Morgan Freeman : The Calm Narrative

Morgan Freeman, the US actor that is equally known for his authoritative voice and narrations as his acting, has been chosen as our first ever Person insight. Calm, collective and seemingly astute, IMDb claim Freeman to be "one of the most respected figures in modern US cinema".

Freeman was born on June 1st 1937 to teacher and barber parents; his father shares Freeman's same forename. Freeman (for the sake of simplicity we shan't address Morgan as Freeman Junior throughout hi biography article), began his working career as a mechanic in the US Airforce, and gained his first artistic performance in the production of Hello, Dolly! Somewhat of a change of scenery.

Through the 1970s, Morgan specialised in on-stage performances, and its clear to see from his lifetime résumé that he bloomed late; but boy did he bloom! Worth an estimated 90 million dollars and having been Oscar nominated on four separate occasions for Street Smart (1987), Driving Miss Daisy (1989), The Shawshank Redemption (1994) and Invictus (2009), Freeman's Golden Globe Award was absolutely rightly deserved. Other classic and top-notch films Freeman has been particularly noted for include Glory (1989), Robin Hood: Prince Of Thieves (1991), Seven (1995), Deep Impact (1998), The Sum of All Fears (2002), Bruce Almighty (2003), The Dark Knight Trilogy, and most recently in 2014 The Lego Movie and Lucy. Freeman is most definitely a box-office star.

Whether it be Freeman's courageous presence assisting Robin Hood, his authoritative overlooking of Bruce Almighty, or his cunning presence in Andy Dufresne's prison-life, his acting skills are all there to be seen (and heard). One side of his story, however, is a lot less known to the public, and that be his TV screen appearances on children's shows. Playing several characters on The Electric Company, and in the children's adventure film Who Says I Can't Ride A Rainbow, we bet he couldn't predict himself of the future that was to come soon after.

Such future didn't arrive smoothly, though. Featuring consistently in films of differing quality and audience level, Freeman's breakthrough came in his outstanding performance in Street Smart, leading to Driving Miss Daisy and Glory very soon after. Some good and some even better films came after, not to mention his feature in Clint Eastwood's Unforgiven (1992), however arguably Freeman's best acting highlights were in 1994 when he starred as the secondary character in The Shawshank Redemption; wonderfully assisting actor Tim Robbins in escaping an American Prison, giving us a cinematic real-life experience of life behind a prison cell.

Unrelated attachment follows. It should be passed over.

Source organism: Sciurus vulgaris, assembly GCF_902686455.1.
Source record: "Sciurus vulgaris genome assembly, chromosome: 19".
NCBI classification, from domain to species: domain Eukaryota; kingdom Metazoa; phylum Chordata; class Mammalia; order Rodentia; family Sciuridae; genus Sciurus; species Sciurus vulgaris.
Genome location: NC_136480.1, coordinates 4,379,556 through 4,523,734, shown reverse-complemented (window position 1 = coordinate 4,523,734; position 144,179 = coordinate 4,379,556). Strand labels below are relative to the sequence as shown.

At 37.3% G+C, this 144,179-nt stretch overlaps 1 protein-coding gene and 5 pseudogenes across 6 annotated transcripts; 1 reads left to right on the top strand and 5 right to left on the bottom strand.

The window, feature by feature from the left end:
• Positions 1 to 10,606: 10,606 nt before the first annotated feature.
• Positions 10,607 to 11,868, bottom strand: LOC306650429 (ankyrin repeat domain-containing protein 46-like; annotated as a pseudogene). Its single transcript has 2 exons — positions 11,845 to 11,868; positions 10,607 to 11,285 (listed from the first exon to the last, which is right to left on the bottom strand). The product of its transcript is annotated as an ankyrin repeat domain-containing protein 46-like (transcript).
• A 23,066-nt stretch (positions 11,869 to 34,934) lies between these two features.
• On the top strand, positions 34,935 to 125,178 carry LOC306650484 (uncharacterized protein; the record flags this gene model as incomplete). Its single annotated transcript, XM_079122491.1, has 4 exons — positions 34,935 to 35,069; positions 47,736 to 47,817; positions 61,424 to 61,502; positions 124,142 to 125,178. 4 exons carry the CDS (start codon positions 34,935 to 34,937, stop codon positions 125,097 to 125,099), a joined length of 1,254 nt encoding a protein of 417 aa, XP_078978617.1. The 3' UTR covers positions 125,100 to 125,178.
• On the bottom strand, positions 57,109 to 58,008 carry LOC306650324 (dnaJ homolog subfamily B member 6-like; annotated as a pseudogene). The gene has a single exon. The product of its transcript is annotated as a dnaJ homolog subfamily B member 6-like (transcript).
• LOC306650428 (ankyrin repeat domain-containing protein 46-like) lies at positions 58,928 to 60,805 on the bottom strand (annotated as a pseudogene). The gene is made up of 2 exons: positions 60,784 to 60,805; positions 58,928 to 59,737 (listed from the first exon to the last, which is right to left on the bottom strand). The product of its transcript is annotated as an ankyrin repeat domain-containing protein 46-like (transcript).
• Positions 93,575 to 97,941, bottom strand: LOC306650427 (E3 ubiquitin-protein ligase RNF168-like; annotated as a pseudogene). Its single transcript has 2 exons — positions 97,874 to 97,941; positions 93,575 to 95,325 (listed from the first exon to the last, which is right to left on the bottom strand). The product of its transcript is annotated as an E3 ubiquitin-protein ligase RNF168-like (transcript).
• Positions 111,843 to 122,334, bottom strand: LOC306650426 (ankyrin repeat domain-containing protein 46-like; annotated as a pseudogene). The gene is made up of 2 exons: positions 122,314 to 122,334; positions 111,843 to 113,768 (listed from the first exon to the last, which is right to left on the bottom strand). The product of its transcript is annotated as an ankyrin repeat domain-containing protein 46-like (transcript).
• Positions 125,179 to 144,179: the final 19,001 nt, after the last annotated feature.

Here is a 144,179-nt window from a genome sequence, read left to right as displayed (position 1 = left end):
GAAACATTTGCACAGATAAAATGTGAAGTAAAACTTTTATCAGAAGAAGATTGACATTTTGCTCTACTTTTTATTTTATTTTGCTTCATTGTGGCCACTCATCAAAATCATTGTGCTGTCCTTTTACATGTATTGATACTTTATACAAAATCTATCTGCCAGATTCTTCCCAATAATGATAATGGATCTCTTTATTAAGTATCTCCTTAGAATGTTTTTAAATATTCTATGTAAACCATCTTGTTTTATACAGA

Whilst 1994 could be considered the year of his finest acting moment, 11 years later in 2005 was arguably his greatest year in the limelight. Acting in no less than 10 films between the two dates in his life, it was his ongoing demeanour and 'divine' charisma that continued to land him his specific roles in the films, two traits we all associate with the actor. In 2005, Freeman teamed up with Clint Eastwood for Million Dollar Baby, received his fourth Oscar nomination and won Best Supporting Oscar, and narrated several films (of particular note War of the Worlds by Steven Speilberg). Not much short of a great year.

Freeman hasn't stopped at acting, too, being both star actor and executive producer of Invictus (2009). In reward for his absolutely compelling portrayal of Nelson Mandela, Freeman was awarded Oscar, Golden Globe and Critics' Choice Award nominations, and won the National Board of Review for best actor.

Our personal favourite film of Morgan Freeman has to be The Shawshank Redemption, of course, and might there never be a film so good by any actor or actress; The Shawshank Redemption is seen by alot of critics as the best film ever, or at least in all their top fives. Here, Freeman plays a long-serving prisoner who is known to be 'that guy that can get you anything during your time within the prison walls.' By this very character role, Freeman is introduced to a new prisoner that arrives after being wrongly sentenced for a crime that he didn't commit. The film's screenplay consists largely of interactions between each other and their friends, and how both main characters make a positive influence on others in Shawshank; until the twist.

Short of The Shawshank Redemption being the obvious answer, the SATORI & SCOUT workspace team are equally punting Lucky Number Slevin to be our next favourite of his. Despite playing only a secondary role within this film, we ask you this: if it were not Freeman as one of the two mob bosses, then which other actor would you chose, and who would have been so compelling to make this somewhat farcical script be quite so believable?

We leave you with an example of just how compelling his narrative voice is, though we'd hope you have watched at least one of the aforementioned films. Freeman recently met with Vanity Fair and the world was graced by his spoken word version of Justin Bieber's recent hit Love Yourself. This song about relationships (as expected with the modern-day Pop genre) takes an all too worrying turn when the lyrics are heard not in a jovial and upbeat sung voice, but a sincere and meaningful spoken one. The world would probably be amazed even if Morgan Freeman narrated IKEA assembly instructions, or an Accountancy journal.

Photography Credit : Ed Campion

Leave a comment

All comments are moderated before being published